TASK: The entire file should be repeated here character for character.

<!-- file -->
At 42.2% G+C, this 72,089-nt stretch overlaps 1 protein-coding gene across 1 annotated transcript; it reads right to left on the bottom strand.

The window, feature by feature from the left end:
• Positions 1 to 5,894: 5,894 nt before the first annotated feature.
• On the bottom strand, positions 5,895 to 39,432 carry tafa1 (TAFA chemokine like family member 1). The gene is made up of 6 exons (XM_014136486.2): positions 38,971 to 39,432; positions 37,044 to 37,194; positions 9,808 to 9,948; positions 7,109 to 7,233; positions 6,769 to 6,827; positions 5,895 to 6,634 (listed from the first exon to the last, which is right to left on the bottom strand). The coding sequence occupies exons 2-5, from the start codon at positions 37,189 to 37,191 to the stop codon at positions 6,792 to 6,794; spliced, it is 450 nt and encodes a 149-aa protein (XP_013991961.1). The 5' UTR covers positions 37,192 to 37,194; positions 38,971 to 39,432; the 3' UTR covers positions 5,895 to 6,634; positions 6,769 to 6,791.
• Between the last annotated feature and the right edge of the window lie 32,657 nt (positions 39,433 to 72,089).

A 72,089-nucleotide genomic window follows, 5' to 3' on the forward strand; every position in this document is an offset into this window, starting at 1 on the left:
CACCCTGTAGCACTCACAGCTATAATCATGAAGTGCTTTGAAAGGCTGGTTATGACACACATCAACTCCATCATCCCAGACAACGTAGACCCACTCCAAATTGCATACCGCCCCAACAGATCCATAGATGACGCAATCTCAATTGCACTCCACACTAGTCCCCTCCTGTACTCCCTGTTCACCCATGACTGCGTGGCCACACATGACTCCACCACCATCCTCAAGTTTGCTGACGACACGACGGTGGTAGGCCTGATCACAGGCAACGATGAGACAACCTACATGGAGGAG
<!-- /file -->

At 42.2% G+C, this 72,089-nt stretch overlaps 1 protein-coding gene across 1 annotated transcript; it reads right to left on the bottom strand.

The window, feature by feature from the left end:
• Positions 1 to 5,894: 5,894 nt before the first annotated feature.
• On the bottom strand, positions 5,895 to 39,432 carry tafa1 (TAFA chemokine like family member 1). The gene is made up of 6 exons (XM_014136486.2): positions 38,971 to 39,432; positions 37,044 to 37,194; positions 9,808 to 9,948; positions 7,109 to 7,233; positions 6,769 to 6,827; positions 5,895 to 6,634 (listed from the first exon to the last, which is right to left on the bottom strand). The coding sequence occupies exons 2-5, from the start codon at positions 37,189 to 37,191 to the stop codon at positions 6,792 to 6,794; spliced, it is 450 nt and encodes a 149-aa protein (XP_013991961.1). The 5' UTR covers positions 37,192 to 37,194; positions 38,971 to 39,432; the 3' UTR covers positions 5,895 to 6,634; positions 6,769 to 6,791.
• Between the last annotated feature and the right edge of the window lie 32,657 nt (positions 39,433 to 72,089).

A 72,089-nucleotide genomic window follows, 5' to 3' on the forward strand; every position in this document is an offset into this window, starting at 1 on the left:
CACCCTGTAGCACTCACAGCTATAATCATGAAGTGCTTTGAAAGGCTGGTTATGACACACATCAACTCCATCATCCCAGACAACGTAGACCCACTCCAAATTGCATACCGCCCCAACAGATCCATAGATGACGCAATCTCAATTGCACTCCACACTAGTCCCCTCCTGTACTCCCTGTTCACCCATGACTGCGTGGCCACACATGACTCCACCACCATCCTCAAGTTTGCTGACGACACGACGGTGGTAGGCCTGATCACAGGCAACGATGAGACAACCTACATGGAGGAG